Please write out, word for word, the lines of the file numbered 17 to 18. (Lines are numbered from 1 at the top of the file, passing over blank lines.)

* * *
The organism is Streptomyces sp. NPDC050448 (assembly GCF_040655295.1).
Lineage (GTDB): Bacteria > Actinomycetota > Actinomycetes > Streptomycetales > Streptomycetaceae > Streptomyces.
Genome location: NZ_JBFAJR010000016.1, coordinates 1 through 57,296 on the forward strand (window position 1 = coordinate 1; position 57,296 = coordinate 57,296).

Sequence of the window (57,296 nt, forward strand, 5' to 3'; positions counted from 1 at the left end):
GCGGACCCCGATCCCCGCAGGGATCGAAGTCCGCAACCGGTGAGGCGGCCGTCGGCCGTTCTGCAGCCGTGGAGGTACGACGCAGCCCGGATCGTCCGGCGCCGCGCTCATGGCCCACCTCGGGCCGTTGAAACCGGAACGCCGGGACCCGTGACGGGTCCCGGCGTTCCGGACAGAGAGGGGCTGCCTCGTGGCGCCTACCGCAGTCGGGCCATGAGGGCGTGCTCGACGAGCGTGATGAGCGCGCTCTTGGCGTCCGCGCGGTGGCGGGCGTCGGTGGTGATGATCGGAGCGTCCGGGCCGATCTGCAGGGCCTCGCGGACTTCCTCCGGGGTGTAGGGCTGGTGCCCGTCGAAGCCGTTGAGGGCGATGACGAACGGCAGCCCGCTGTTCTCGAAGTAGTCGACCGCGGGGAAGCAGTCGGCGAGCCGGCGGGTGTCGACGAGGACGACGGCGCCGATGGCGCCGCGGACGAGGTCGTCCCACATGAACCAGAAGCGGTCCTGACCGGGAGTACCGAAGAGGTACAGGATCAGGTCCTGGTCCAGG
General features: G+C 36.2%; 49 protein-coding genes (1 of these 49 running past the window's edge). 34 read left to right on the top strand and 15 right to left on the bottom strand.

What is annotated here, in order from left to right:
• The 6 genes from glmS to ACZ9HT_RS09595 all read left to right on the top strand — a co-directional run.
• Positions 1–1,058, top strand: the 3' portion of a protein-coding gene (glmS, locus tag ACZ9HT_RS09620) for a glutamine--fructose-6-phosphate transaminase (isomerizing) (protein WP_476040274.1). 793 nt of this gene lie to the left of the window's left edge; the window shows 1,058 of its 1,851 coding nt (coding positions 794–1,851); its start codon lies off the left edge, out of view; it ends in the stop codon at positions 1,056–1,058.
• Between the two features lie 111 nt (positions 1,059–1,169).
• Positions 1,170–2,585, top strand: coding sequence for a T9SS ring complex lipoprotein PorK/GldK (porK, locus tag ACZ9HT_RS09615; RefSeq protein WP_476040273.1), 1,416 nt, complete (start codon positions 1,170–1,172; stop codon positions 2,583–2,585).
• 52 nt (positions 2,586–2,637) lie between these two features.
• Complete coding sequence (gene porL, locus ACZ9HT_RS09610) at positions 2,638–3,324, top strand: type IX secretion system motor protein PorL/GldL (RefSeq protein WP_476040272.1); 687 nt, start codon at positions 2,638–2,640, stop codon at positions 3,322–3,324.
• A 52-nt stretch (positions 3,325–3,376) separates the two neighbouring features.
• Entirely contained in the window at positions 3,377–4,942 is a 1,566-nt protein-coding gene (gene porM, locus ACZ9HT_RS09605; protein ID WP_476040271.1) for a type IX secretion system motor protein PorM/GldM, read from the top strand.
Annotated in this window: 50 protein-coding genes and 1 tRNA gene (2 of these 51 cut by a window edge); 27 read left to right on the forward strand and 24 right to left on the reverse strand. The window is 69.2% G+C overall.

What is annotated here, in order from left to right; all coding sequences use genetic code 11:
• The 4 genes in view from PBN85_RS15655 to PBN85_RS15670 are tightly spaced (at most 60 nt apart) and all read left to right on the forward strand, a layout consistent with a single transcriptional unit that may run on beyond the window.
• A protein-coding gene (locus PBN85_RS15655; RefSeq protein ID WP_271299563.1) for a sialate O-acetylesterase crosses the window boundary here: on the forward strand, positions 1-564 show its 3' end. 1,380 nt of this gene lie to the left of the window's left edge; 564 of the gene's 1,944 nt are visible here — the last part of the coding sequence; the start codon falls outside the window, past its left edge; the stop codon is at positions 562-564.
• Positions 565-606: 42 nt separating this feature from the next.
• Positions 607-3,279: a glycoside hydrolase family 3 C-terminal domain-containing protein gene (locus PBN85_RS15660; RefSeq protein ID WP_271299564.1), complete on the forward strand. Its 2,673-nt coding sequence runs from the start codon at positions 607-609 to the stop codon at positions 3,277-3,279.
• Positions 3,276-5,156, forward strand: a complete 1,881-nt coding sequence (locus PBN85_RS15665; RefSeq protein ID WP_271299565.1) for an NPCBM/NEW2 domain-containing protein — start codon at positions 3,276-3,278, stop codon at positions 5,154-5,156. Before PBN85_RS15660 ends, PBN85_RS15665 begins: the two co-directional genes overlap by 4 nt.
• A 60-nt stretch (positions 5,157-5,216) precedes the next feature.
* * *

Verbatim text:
What is annotated here, in order from left to right; all coding sequences use genetic code 11:
• The 4 genes in view from PBN85_RS15655 to PBN85_RS15670 are tightly spaced (at most 60 nt apart) and all read left to right on the forward strand, a layout consistent with a single transcriptional unit that may run on beyond the window.